Archive | August, 2011

Goodnight, Irene: Photos from Narragansett, RI

31 Aug

Tropical Storm Irene ripped through Rhode Island on Sunday leaving downed trees and power lines throughout the state. Luckily, we escaped with only a split tree and a yard full of branches:

Ironically, the day after the storm was a perfect 10–sunny, 70 degrees, no humidity, and not a cloud in the sky. After a quick yard clean up, we drove down to watch the surfers take on the waves at Narragansett Beach:

Wipe out!

A little bit down the road from the beach is a hidden outcropping of rocks called Black Point where we got a great view of the waves and some water birds:

Our thoughts are with all those still without power and flooded. Please be safe.

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A Quickie in South Beach, Miami

25 Aug

With four days to celebrate our 10-year anniversary, we left the autumn leaves of New England behind and hopped a plane to South Beach.

From our first mojito, Scott and I knew we picked the perfect kid-free getaway.

These are some of our favorite spots:

Stay: The Hotel of South Beach

Todd Oldham’s geometrical patterns and sea-foam palate were everywhere in this art deco, boutique hotel. Just a block off of busy Ocean Drive, the location was perfect. If we wanted to escape the Miami Beach crowds we went up the elevator to the secluded roof-top pool and Spire Bar. (Even if you don’t stay at The Hotel, its restaurant, Wish, is worth a visit for the romantic atmosphere and great food.)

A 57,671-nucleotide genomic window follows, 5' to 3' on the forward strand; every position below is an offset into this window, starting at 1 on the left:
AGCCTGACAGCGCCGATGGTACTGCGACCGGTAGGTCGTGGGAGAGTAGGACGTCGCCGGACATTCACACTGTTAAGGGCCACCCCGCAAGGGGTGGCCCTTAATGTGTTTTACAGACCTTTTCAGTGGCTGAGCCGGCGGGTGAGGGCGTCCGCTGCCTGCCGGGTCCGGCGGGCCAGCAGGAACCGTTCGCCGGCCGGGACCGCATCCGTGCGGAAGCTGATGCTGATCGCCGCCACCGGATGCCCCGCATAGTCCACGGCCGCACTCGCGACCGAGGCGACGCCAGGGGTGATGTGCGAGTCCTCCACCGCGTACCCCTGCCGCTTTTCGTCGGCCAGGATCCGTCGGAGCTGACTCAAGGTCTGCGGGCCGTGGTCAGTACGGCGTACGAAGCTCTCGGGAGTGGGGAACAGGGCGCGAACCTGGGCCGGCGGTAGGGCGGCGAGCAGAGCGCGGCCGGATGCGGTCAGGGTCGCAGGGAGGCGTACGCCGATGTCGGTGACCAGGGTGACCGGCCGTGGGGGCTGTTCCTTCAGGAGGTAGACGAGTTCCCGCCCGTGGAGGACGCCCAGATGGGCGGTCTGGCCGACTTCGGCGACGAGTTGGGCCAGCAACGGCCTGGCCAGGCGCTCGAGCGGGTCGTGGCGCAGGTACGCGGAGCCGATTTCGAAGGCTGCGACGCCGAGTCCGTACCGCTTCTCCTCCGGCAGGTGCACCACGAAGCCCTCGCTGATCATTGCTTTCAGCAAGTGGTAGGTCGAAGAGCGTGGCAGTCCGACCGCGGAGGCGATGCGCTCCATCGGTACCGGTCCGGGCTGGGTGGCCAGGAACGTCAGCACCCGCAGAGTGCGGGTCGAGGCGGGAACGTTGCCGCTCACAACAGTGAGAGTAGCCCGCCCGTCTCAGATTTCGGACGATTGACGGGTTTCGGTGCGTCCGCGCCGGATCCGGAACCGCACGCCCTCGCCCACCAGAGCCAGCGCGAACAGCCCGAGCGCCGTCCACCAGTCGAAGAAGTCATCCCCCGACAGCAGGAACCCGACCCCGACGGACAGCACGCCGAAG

From our rooftop pool at The Hotel

 

Get Pampered: The Spa at the Shore Club

In an attempt to live the celebrity lifestyle, we decided to treat ourselves to the spa at the Shore Club, one of Miami Beach’s swankiest hotels. After a full body scrub and hydrating treatment (me) and a 90-minute massage (Scott), we relaxed on the spa balcony overlooking the palm trees and waves below.

Post-spa treatment at the Shore Club.

 

Explore: Posh hotel lobbies

The hottest hotels in South Beach may have untouchable room rates and bouncers guarding the pools, but the lobbies are open, free, and offer views of art and architecture to rival some of the world’s best museums. Don’t miss a walk through lobbies at The DelanoShore Club, The Tides, and the Sagamore.

The lobby of The Delano hotel.

 

Drink: Love Hate Lounge

Operated by the same guys who own Miami Ink, the Love Hate Lounge feels more like a local bar then a place to be seen. You can dance, you can drink, and there was no cover or intimidating velvet rope.

Eat Dinner: Nemo

No one has to walk the sidewalk in front of this restaurant to talk patrons in off the street–a common occurrence in South Beach. We got a table by the hammered copper bar in this crowded eatery located in the stylish South of Fifth Street (SoFi) district. Perfectly cooked sea bass, lobster hash browns, and warm ocean breezes made for a memorable 10th anniversary dinner.

Making it on My Own in London

17 Aug

When the customs agent at Gatwick Airport asked me how long I planned to stay in London, I could hardly believe my answer. “Four months,” I said.

At the time it seemed like an eternity to be away from home, away from my college buddies, and away from the boyfriend who would later become my husband.